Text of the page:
IRONFALL Invasion was a notable arrival in Europe on 13th February, heavily promoted as the eShop accompaniment for the region's #Nintendo3DSDay social media campaign. Though pitched as a game to show off the New Nintendo 3DS, it supports all versions of Nintendo's portable hardware and breaks the typical eShop template - there aren't many third-person shooters on the store.
Now that the European release has settled on the storefront and the game is gearing up for a North American arrival, we caught up with developer VD-Dev's co-founder Fernando Velez. To learn more about how it came to be, the reactions from players so far and how it felt to appear so prominently in the most recent Nintendo Direct broadcast.
Can you tell us a little about your studio's history and past projects?
Our studio was born 25 years ago when we were still at school; at that time, the name of the studio was 'Digital Concept'. We were originally two but a friend of ours, who was technical lead on Watch Dogs, joined us 2 years ago. We love doing games for Nintendo's handheld consoles and are trying to get the maximum potential from these devices. Some of our past projects were V-Rally 3 on the Gameboy advance and COP the recruit on the Nintendo DS.
What was the European reception like to IRONFALL, were you pleased with reviews from press and gamers alike?
In general, gamers gave better reception than the press. A lot of players gave a really enthusiastic reception to IRONFALL so far. We are checking Miiverse and Twitter frequently to gather feedback for future updates, and the number of positive reactions is amazing. It feels great to see the confirmation that so many people were looking for this kind of experience on 3DS. We hope IRONFALL: Invasion will contribute to expanding the type of games you see on the console because much more can be done with the 3DS.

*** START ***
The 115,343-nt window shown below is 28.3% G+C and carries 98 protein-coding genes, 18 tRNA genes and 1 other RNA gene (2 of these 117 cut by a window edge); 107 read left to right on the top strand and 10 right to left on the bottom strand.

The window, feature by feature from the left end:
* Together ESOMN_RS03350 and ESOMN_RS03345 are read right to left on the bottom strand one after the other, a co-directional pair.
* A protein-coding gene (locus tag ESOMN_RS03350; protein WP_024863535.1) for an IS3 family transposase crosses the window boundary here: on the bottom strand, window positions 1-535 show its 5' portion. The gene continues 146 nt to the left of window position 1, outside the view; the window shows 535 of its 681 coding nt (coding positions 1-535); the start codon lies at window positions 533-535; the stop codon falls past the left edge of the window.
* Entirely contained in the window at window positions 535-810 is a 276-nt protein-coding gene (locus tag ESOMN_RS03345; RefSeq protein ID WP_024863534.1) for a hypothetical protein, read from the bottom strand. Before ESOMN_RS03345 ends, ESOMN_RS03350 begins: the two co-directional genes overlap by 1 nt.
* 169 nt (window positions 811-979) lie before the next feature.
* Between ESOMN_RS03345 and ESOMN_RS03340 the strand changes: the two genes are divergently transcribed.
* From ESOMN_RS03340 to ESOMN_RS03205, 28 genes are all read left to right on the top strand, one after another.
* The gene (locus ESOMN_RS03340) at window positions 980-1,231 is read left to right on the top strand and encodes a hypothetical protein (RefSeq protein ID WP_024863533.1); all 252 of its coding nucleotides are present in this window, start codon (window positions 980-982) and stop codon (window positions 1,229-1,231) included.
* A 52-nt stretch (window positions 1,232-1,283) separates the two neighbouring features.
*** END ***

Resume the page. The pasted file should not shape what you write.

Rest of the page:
One of our goals with the free version was that nobody would feel cheated by our game.
At the same time, we know the game is far from perfect and we received some really good advice and requests from players. What took us by surprise regarding media reviews is to be so often directly compared to AAA productions. In a way, we are honored by the comparisons and they challenge us to improve some aspects of IRONFALL, but our game was done by three friends for three years with our limited budget and sold at a small price so we did not expect to fight on equal terms with such big games!
What have you learnt from feedback so far, and are you looking forward to the US launch?
One of our goals with the free version was that nobody would feel cheated by our game. Players can try the single player and multi-player by themselves, they can check the different controls depending on which hardware they own, and they can decide what they like before they buy.
Based on the positive reception from players, we think this open approach is why we get so many positive reactions from European users and we hope that American users also give the game a chance.
We already received a lot of feedback from players. Some other changes requested can be brought to users pretty fast, and we are already preparing a patch. To give you an example, some players would like the possibility to make camera controls, especially with the stylus, much faster so we are going to expand the range of speed for movements and camera controls. We also noticed a few bugs that we can fix quickly. This should be ready in a few weeks.